Scarlet Page 26

“And you didn’t have any siblings? Or … adopted siblings? Wards?”

“Wards?” Scarlet swiped her sleeve across her nose and squinted at him. “No, it was just me.” She added a branch to the fire. “How about you? Any siblings?”

Wolf curled his fingers into the rocks. “One. A younger brother.”

Scarlet barely heard him over the crackle of the flames. She felt the weight of those three words. A younger brother. Wolf’s expression showed neither affection nor coldness. He struck her as someone who would be protective of a younger sibling, but his face seemed hardened against that instinct.

“Where’s he now?” she asked. “Does he still live with your parents?”

Leaning forward, Wolf adjusted the nearest duck leg. “No. Neither of us have spoken to our parents in a very long time.”

Scarlet refocused on the cooking bird. “Not getting along with your parents. I guess that’s something we have in common, then.”

Wolf’s grip locked around the drumstick, and only when a spark lanced out at him from the fire did he retract his arm. “I loved my parents,” he said with the tenderness that had been missing when he’d mentioned his brother.

“Oh,” she said dumbly. “Are they dead?”

She flinched at her crudeness, wishing just once she knew when to hold her tongue. But Wolf seemed more resigned than hurt as he picked through the rocks beside him. “I don’t know. There are rules that come with being a member of the pack. One is that you’ll cut all ties with people from your past, including your family. Especially your family.”

She shook her head, baffled. “But if you had a good home life, why did you even join them in the first place?”

“I wasn’t given a choice.” He scratched behind his ear. “My brother wasn’t given one either when they came for him, a few years after they took me, but that never seemed to bother him like it bothered me…” He trailed off, tossing a stone into the water. “It’s complicated. And it doesn’t matter anymore.”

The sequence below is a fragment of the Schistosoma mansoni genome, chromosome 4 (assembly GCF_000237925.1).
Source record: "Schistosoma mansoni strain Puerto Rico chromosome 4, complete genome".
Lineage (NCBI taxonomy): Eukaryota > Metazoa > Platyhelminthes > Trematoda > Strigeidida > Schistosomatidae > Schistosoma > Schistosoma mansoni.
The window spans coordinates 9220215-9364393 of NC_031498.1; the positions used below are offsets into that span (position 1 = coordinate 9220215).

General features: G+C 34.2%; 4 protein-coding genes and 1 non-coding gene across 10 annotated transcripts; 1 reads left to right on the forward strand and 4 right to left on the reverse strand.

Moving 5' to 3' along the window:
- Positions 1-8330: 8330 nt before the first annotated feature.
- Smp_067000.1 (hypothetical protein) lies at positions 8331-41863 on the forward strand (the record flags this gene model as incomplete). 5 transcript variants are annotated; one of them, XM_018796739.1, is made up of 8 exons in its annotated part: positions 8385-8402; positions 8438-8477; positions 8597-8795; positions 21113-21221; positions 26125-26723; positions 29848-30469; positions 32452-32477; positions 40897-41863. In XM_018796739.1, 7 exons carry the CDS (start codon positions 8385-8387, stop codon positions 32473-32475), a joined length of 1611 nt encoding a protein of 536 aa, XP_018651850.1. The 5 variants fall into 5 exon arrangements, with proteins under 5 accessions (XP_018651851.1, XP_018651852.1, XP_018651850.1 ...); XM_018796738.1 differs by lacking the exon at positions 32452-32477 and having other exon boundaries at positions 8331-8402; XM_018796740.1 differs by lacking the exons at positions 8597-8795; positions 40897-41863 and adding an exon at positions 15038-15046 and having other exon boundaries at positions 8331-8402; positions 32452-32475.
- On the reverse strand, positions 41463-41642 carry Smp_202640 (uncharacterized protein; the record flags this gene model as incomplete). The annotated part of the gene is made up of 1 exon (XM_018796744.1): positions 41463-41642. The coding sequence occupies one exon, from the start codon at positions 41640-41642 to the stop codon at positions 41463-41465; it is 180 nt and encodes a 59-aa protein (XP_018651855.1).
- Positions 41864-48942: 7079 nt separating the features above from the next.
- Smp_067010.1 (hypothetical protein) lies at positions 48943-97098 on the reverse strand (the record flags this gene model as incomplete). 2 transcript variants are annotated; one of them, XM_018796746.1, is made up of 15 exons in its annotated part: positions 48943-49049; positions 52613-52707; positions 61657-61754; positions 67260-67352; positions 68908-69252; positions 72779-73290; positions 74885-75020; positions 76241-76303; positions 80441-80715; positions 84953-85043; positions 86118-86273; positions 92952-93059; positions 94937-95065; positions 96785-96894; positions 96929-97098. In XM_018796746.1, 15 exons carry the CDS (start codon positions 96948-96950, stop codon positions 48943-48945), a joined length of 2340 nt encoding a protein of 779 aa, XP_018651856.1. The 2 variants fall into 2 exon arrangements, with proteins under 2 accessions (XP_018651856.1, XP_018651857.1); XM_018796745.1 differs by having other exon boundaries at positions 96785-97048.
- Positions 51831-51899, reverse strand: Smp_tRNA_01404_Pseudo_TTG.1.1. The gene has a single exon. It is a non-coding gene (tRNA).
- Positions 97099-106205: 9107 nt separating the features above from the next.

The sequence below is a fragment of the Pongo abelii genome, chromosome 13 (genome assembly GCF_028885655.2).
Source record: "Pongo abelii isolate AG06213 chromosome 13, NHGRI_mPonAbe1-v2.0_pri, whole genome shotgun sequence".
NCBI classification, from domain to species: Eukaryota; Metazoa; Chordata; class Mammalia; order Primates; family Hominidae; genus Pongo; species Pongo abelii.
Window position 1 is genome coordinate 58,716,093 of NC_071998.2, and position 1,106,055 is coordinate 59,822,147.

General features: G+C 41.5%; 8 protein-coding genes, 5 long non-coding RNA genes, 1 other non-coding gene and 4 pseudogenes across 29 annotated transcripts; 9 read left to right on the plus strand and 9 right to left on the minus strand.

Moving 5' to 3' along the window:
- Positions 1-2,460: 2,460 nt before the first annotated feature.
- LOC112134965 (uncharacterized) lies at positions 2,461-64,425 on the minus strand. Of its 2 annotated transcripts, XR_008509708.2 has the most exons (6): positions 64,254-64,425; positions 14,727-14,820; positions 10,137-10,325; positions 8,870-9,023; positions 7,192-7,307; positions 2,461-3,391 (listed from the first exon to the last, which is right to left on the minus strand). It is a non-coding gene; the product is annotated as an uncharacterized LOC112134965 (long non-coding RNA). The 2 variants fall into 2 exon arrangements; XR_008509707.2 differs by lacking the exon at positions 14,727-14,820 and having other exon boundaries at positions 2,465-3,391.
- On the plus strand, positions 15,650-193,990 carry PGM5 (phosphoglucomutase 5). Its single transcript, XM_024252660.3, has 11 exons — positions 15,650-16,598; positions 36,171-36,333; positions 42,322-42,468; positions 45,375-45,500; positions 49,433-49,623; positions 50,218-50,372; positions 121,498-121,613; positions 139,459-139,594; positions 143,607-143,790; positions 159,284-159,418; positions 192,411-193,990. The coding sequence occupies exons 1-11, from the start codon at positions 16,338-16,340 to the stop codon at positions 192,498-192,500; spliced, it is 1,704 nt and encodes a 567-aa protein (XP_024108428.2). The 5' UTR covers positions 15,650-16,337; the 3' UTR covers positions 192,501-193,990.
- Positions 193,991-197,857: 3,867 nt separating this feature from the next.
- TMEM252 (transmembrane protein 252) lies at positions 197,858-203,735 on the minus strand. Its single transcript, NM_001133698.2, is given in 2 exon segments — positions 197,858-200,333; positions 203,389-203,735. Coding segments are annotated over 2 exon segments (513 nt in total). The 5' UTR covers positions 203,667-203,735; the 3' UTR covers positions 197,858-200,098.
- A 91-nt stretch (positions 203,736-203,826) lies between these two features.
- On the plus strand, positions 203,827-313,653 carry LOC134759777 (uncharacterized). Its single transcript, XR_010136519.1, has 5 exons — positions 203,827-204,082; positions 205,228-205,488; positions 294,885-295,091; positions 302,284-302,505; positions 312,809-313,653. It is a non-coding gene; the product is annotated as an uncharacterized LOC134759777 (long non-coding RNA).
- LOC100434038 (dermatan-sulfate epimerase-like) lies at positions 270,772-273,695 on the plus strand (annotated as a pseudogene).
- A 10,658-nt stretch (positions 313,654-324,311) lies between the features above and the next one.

She frowned. It was unfathomable to her that you wouldn’t have a choice to live that lifestyle, to leave your home and family, to join a violent gang—but before she could press him further, Wolf’s attention swiveled back toward the train tracks and he leaped to his feet.

Scarlet turned, her heart landing in her throat.

The man from the dining car crept out of the shadows, quiet as a cat. He was still smiling, but it was nothing like that teasing, flirtatious grin she’d seen on him before.

It took her a slow, blank moment to recall his name. Ran.

Tipping his head back, Ran sniffed longingly at the air.

“Lovely,” he said. “It seems I’m just in time for supper.”


“I’m so sorry if I’ve interrupted you,” Ran said, lingering beneath the forest canopy. “The scent was simply too enticing to pass up.” His eyes were on Wolf as he said this and the twinkle behind them made Scarlet’s toes curl in her shoes. Grasping the handle of her pistol, she dragged it in toward her hip.

“Of course,” Wolf said after a long silence, his voice dark with warning. “We have plenty.”

“Thank you, friend.”

The man walked around the fire, passing by so close to Scarlet that she had to shrink away to keep her elbow from brushing his leg. The hairs stood up on her forearms.

Ran sprawled out opposite the fire from her, lounging as if the shore were his own private beach. After a moment, Wolf settled down between them. Not lounging.

“Wolf, this is Ran,” said Scarlet, flushing from the awkwardness. “I met him on the train.” Wishing she could restructure her emotions into nonchalance, she busied her hands with turning the duck pieces. Wolf inched closer to her, keeping himself as a block between her and Ran even though his face was tinged red from being so close to the flames.

“We had a lovely conversation in the dining car,” said Ran. “About … what was it? ‘Righteous lupine wannabes?’”

Scarlet glared at him. “A topic that never ceases to fascinate me,” she said, tone even as she pulled the duck wings and legs out of the pit. “These are done.”

She took a drumstick for herself and handed the other to Wolf. Ran didn’t complain about the two bony wings, and Scarlet grimaced when he pulled the first apart, cartilage popping loudly at the joints.

“Bon appétit,” said Ran, picking at the meat with his eerily sharp nails, juices dripping down his arms.

Scarlet nibbled at the meat, while her two companions attacked their shares like animals, each keeping a wary eye on the other. She leaned forward. “So, Ran. How did you get away from the train?”

Ran tossed the clean bones of one wing into the lake. “I might ask you the same.”

She pretended that her heart wasn’t pulsating erratically. “We jumped.”

“Risky,” said Ran with a smirk.

Wolf bristled. The relaxation that had graced his features before was gone, replaced by the simmering temper Scarlet had seen at the street fight. The tapping fingers, the jostling foot.

“We’re still a long way from Paris,” said Ran, ignoring Scarlet’s question. “How unfortunate this turn of events has been. For the plague victim, of course.”